I got a new job – can I move with the kids without a custody order?
I hear all sorts of reasons, but it usually comes down to being far from home and without a whole lot of support. Though a lot of people get married and raise children somewhere near where they grew up (yours truly included), many others find themselves somewhere entirely different. It happens a lot for military families; you may have made the move here to support his career, but now that the relationship has gone south, you want to live somewhere else. It can happen for civilian families, too. Many of us move for their spouse’s career.
But going through a divorce and finding yourself soon to be single and without a network of family support is a daunting prospect. You’re only human if you’re wondering if there’s an alternative, or if there’s a way to get yourself a little closer to home.
To give you a bit of general advice, though, I’d say this:
It’s NEVER a good idea to make big decisions without consulting with a family law attorney first!
I find that women often seem to feel like it’s better to ask forgiveness than permission, so they do something drastic – like finding a new job a little closer to home. They accept the position, enroll the children in a new school, and schedule a moving truck.
Then, they ask me. Or, worse, they go – and find out that it’s not just that easy.
It’s never as simple as just having a job lined up, or needing your mom nearby so she can provide the extra childcare you need.
In Virginia, custody cases come down to a few basic principles that you should be aware of before you make any big decisions. For one thing, cases are centered on the best interests of the child factors.
For another, you should keep in mind that the general attitude of judges, Guardians ad litem, attorneys and others involved in the custody process, is that it’s not about mom’s rights or dad’s rights – it all comes down to the CHILD’S right to have a relationship with both parents, to the greatest extent possible.
Is it better to ask for forgiveness than permission? If I relocate, what can the court do about it?
Don’t tempt the evil eye! Ah – that question gives me such anxiety.
The truth is, the court can still do a lot. A new state doesn’t immediately take over jurisdiction when a child crosses into their state’s lines. In most places, it takes a full 6 months of residency. So, while you’re working away towards that 6 month requirement, your old home state still has jurisdiction.
Your soon-to-be ex could file emergency petitions in Virginia. Even though we’re facing pretty serious COVID-19 related backups, emergency petitions get priority in terms of scheduling, so it’s possible he could get into court really fast. He could have a hearing – on his own, without you present – and present the issues to the judge. The judge could then ORDER YOU TO RETURN THE CHILDREN TO THE STATE.
The judge can’t order you to return, but he or she can order that the children return. And, by the time you/they do return, the judge will likely have formed a pretty negative opinion of you.
Also, by that point, you’ve escalated tensions, caused your case to become contested, and dramatically increased the probability that your case will be both expensive and time consuming to resolve. (Not to mention, of course, the increased costs of moving…twice.)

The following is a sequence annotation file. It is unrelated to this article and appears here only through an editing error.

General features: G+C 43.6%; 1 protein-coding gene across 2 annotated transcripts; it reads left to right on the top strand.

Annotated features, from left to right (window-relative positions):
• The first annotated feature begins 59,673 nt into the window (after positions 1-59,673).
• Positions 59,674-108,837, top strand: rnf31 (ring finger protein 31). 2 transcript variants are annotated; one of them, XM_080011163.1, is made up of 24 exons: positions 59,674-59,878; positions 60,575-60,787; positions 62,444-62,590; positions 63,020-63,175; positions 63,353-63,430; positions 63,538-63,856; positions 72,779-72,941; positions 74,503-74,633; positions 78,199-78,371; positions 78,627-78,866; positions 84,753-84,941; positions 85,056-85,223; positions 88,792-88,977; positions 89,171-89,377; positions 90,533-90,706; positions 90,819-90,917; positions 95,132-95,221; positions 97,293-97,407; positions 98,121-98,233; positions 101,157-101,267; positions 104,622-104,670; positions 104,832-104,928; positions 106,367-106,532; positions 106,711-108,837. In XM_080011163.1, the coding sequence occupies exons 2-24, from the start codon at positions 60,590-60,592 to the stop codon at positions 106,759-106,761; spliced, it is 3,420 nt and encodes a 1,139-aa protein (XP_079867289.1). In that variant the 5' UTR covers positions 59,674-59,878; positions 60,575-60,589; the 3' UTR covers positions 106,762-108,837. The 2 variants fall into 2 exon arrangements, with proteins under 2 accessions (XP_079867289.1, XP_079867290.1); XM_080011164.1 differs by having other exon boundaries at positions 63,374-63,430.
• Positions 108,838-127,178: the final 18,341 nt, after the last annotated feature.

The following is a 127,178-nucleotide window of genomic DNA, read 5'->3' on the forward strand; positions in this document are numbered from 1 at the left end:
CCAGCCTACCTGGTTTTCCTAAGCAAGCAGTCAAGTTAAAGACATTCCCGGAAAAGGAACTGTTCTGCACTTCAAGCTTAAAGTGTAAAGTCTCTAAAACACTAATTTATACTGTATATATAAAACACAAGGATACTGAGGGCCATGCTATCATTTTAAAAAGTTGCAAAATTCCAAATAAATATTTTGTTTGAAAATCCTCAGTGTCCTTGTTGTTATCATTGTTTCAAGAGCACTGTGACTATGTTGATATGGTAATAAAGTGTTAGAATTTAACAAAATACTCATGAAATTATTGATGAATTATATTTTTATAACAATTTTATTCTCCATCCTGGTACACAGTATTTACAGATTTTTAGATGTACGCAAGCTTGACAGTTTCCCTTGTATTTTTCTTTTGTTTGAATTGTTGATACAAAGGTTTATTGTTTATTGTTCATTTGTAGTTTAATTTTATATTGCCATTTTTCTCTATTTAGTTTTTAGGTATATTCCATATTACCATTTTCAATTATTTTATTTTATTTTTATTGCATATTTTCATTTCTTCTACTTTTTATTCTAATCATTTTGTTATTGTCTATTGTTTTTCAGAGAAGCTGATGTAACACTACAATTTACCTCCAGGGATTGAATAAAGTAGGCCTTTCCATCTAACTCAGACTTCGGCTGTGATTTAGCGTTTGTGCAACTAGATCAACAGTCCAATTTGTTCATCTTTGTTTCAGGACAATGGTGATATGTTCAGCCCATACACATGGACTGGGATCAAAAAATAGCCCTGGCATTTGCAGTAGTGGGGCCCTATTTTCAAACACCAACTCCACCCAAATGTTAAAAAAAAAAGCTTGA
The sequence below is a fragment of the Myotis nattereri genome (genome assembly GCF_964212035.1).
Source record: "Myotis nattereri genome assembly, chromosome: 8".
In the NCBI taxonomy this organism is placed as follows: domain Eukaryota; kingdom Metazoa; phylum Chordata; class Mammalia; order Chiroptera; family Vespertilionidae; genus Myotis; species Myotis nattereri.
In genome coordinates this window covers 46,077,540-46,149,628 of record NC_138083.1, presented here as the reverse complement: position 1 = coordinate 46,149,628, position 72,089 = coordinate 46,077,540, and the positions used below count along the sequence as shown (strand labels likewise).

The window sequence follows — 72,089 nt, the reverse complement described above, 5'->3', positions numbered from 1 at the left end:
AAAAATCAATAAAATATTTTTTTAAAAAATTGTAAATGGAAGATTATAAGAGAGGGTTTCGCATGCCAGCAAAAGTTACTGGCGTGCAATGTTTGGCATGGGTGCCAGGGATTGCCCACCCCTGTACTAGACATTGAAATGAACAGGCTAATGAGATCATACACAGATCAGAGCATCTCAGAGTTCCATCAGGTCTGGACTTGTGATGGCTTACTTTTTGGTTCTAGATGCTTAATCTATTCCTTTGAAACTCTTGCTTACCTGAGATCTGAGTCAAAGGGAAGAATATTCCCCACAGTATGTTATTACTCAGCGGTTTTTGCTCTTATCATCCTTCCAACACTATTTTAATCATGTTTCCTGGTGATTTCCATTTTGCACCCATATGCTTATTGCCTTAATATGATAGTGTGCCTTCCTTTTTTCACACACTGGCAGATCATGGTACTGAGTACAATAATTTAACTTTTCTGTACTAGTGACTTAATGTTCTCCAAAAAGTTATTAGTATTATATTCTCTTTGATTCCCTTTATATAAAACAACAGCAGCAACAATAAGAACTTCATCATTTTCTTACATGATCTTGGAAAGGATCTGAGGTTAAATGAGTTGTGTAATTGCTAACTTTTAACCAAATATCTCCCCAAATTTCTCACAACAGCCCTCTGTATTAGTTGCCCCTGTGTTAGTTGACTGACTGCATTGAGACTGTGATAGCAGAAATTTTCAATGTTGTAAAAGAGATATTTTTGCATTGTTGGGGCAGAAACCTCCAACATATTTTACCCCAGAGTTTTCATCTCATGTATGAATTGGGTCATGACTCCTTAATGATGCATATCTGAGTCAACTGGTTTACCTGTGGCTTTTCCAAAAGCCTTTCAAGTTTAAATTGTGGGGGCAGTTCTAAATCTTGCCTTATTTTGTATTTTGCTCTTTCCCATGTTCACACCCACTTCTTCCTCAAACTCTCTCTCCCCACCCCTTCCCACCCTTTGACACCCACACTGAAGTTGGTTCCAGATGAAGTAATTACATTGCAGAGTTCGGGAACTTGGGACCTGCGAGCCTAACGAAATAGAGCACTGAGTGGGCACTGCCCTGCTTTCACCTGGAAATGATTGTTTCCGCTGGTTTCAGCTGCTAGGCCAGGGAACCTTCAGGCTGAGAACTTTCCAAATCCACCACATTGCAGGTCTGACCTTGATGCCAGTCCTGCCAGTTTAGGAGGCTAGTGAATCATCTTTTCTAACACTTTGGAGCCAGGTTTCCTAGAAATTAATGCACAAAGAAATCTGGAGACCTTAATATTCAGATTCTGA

Is it possible that you could go, he wouldn’t file an emergency petition, and all would be well that ends well? Yes.
It is also possible that it could go down just like I’ve described here? Also yes.
In fact, one of the attorneys in my office represented a client in a similar case where, at the emergency hearing, the judge called the woman on her cell phone and left a voicemail telling her about the case, her decision, and the deadline by which time the woman needed to have the children returned to the state.
What are the alternatives? I really need to relocate!
You want my advice? I’d say, don’t put the cart before the horse. Don’t run the risk of the case turning nasty because you’ve done a runner. It won’t endear you to any judge or GAL on your case, (almost) no matter how good your reasons. You’re creating an uphill battle for yourself.
Ideally, if you really wanted to relocate, you’d negotiate a custody agreement where he agreed to allow you to relocate. But that’s not to say that he’ll agree, even if you have a really, really, really good reason. It may be nefarious – an attempt to control you after your relationship is over – or it may just be an attempt to stay as a permanent presence in the child’s life. In either case, it may not be something that he’ll readily agree to.
Relocation is hard. You have to consider the implications it has on his ability to be the kind of parent he wants to be. Every other weekend is no longer a possibility. If you’re going to make a suggestion like this, I think you’d be wise to consider what his parenting time might look like, and approach him with some solutions that might feel more workable to him. It’s not a guarantee that he’ll agree, but it’s at least a shot.
Otherwise, you’ll have to litigate. It’s hard to win relocation, so I don’t want to make you think that the judge will just see things your way. You have to remember that your child has a right to his or her dad as well, and that this right weighs strongly in the eyes of the court.
It’s worth a shot, if you’re desperate to move. But it’s also never a guarantee.
Still, what’s most important is not making the kind of big mistake that results in a change in custody. After all, it’s probably better to have custody (whether primary physical or even shared) of your children living in Virginia, than live somewhere else but NOT have primary physical or shared custody, right?
For more information, to request a copy of our custody book, or to get more information about an initial consultation with one of our experienced custody lawyers, give our office a call at 757-425-5200.